Reasons for Designation
Deer parks were areas of land, usually enclosed, set aside and equipped for
the management and hunting of deer and other animals. They were generally
located in open countryside on marginal land or adjacent to a manor house,
castle or palace. They varied in size between 3ha and 1600ha and usually
comprised a combination of woodland and grassland which provided a mixture of
cover and grazing for deer. Parks could contain a number of features,
including hunting lodges (often moated), a park-keeper's house, rabbit
warrens, fishponds and enclosures for game, and were usually surrounded by a
park pale, a massive fenced or hedged bank often with an internal ditch.
Although a small number of parks may have been established in the Anglo-Saxon
period, it was the Norman aristocracy's taste for hunting that led to the
majority being constructed. The peak period for the laying-out of parks,
between AD 1200 and 1350, coincided with a time of considerable prosperity
amongst the nobility. From the 15th century onwards few parks were constructed
and by the end of the 17th century the deer park in its original form had
largely disappeared. The original number of deer parks nationally is unknown
but probably exceeded 3000. Many of these survive today, although often
altered to a greater or lesser degree. They were established in virtually
every county in England, but are most numerous in the West Midlands and Home
Counties. Deer parks were a long-lived and widespread monument type. Today
they serve to illustrate an important aspect of the activities of medieval
nobility and still exert a powerful influence on the pattern of the modern
landscape. Where a deer park survives well and is well-documented or
associated with other significant remains, its principal features are normally
identified as nationally important.
Hunting lodges were often the most prestigious and impressive building in
a park. They were used for entertaining and for accommodation as well as a
centre for hunting. In some cases they may have served as the main
residence for an absentee park owner when in residence. Thus, some hunting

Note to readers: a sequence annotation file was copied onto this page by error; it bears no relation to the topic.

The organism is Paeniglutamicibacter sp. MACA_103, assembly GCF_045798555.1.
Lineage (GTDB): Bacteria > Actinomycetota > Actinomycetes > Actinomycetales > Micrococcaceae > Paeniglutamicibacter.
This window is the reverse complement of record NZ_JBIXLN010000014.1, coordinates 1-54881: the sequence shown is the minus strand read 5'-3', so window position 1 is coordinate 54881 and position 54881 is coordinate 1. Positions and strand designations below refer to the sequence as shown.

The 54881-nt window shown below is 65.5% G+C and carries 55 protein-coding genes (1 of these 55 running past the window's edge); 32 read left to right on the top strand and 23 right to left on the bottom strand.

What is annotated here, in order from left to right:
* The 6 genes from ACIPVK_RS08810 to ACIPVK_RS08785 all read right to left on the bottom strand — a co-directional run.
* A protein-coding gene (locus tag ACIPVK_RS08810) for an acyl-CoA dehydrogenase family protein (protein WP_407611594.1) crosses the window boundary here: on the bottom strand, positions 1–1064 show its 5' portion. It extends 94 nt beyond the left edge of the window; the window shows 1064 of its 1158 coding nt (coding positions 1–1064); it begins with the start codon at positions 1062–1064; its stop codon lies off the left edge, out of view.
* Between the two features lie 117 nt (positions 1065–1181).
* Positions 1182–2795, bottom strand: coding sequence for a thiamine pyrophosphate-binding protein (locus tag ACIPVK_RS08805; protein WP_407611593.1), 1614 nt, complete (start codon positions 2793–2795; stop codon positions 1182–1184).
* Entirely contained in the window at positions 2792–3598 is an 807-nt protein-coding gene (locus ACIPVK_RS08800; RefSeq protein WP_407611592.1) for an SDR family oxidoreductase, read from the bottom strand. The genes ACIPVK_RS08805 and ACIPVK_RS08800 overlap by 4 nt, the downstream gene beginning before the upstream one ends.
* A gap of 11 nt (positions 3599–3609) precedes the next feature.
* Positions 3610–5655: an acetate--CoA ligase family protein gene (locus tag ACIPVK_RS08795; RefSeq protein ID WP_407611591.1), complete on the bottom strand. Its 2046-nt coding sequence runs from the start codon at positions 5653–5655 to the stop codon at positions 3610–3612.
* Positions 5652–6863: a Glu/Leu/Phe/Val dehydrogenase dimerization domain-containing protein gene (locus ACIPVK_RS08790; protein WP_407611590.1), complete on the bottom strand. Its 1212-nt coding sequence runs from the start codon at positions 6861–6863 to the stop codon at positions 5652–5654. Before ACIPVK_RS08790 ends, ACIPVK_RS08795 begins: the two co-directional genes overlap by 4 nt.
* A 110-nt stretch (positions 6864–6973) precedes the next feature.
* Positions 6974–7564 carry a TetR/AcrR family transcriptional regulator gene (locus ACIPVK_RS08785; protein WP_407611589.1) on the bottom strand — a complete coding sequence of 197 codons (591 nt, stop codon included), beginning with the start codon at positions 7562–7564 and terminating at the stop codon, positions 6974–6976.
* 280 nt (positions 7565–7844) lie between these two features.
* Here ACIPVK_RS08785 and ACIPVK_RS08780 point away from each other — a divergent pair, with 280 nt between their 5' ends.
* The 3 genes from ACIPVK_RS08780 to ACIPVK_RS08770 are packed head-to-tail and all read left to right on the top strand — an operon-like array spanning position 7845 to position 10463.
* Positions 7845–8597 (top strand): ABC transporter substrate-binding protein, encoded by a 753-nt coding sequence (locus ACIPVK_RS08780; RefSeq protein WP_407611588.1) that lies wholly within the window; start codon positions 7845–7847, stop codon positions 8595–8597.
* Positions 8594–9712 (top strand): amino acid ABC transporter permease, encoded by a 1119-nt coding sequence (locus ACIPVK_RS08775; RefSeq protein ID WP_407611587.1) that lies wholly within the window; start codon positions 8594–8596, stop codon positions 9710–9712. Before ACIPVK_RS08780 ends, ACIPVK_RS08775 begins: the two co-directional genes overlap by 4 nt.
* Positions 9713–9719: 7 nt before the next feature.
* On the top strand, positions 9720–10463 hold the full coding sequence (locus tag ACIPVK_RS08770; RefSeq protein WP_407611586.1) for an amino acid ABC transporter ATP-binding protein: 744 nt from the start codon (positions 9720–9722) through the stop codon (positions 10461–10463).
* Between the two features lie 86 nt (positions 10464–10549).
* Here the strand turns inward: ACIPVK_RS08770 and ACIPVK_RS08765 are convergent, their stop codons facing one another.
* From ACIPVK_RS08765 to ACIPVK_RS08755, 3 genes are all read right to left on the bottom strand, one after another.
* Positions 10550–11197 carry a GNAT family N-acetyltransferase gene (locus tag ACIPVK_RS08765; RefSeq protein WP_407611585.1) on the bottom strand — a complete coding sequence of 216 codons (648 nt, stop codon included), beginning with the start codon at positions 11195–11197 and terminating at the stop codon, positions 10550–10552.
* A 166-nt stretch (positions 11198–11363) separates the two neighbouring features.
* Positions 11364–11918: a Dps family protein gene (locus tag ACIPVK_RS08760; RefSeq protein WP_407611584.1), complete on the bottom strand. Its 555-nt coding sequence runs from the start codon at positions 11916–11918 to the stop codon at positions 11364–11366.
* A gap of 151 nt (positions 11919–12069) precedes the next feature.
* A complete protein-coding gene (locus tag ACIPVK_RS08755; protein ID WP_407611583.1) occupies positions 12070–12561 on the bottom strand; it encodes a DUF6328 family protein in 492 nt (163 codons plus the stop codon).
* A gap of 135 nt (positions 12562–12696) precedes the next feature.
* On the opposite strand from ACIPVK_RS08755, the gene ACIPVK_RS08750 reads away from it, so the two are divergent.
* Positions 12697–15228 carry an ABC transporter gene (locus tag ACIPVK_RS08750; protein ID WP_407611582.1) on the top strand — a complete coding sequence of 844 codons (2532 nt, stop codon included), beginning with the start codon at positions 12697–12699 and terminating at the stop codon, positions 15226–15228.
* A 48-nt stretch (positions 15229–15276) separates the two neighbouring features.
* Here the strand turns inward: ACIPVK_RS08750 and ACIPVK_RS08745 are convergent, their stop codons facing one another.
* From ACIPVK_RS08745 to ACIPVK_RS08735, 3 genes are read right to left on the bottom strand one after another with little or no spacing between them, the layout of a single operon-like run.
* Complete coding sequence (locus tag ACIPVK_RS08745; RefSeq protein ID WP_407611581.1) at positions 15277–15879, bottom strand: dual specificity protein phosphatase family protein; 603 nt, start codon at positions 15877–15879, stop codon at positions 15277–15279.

lodges were equipped with a wide range of domestic facilities.
The medieval royal hunting lodge known as John of Gaunt's Castle,
immediately north west of Haverah Park Top survives well and significant
evidence of the domestic arrangements within the lodge will be preserved.
It served as a royal residence when the king was hunting in the forest and
as an administrative centre when the royal party was within the park. The
lodge will contain important information about the workings of royal and
high status buildings as well as the nature and development of deer parks.
The monument includes the standing ruins, earthworks and buried remains of
a royal hunting lodge known as John of Gaunt's Castle. The monument is
situated on a spur of land projecting north into the valley now occupied
by the Beaver Dyke reservoirs.
The monument was a royal hunting lodge for the medieval park of Haverah
lying within the Forest of Knaresborough. It would serve as a royal
residence and administrative centre when the king was hunting in the
forest. The first reference to the lodge was in 1333 when substantial
repairs were carried out to what was an already established building.
Haverah Park was created in the late 12th century and the lodge may date
to this time. The 1333 repairs also included the construction of a moat.
The lodge was in the king's hands until 1372 when it was acquired by John
The hunting lodge took the form of a stone tower standing on a square-
shaped platform surrounded by a moat with a large outer bank. The tower no
longer stands, but the foundations for it survive as prominent earthworks.
Records from 1333 show that the building had a chapel, a hall and a
queen's chamber and was roofed with lead. Remains of a shallow ditch 2m
wide, surround the base of the tower. At the southern edge of the platform
are the remains of a gatehouse. This was a stone structure built across
the north end of a causeway spanning the moat. Two sections of masonry
from the gatehouse still survive up to 3m high.
The moat surrounding the platform is 4m wide and 2m deep. The east and
west outer banks are substantial, measuring 12m in width with steep sides
up to 2m high. At the north there is only a low outer bank grading into
the natural fall of the land. At the south side there is a wide flat
topped bank with a short slope to the rear. The inner faces of the moat
were revetted with stone, one section of which is exposed within the south
east angle of the moat.
At the south east of the outer bank two stone chambers have been built
into the slope. One of these still has an arched roof surviving and both
have the remains of a narrow access chute at the north end. These are
interpreted as being for storage of root crops, game or possibly ice and
are associated with the now semi-ruined post-medieval farm complex built
adjacent to the monument.
The post-medieval stone walls above ground level are excluded from the
scheduling, although the footings and the ground beneath them are
The site of the monument is shown on the attached map extract.
It includes a 2 metre boundary around the archaeological features,
considered to be essential for the monument's support and preservation.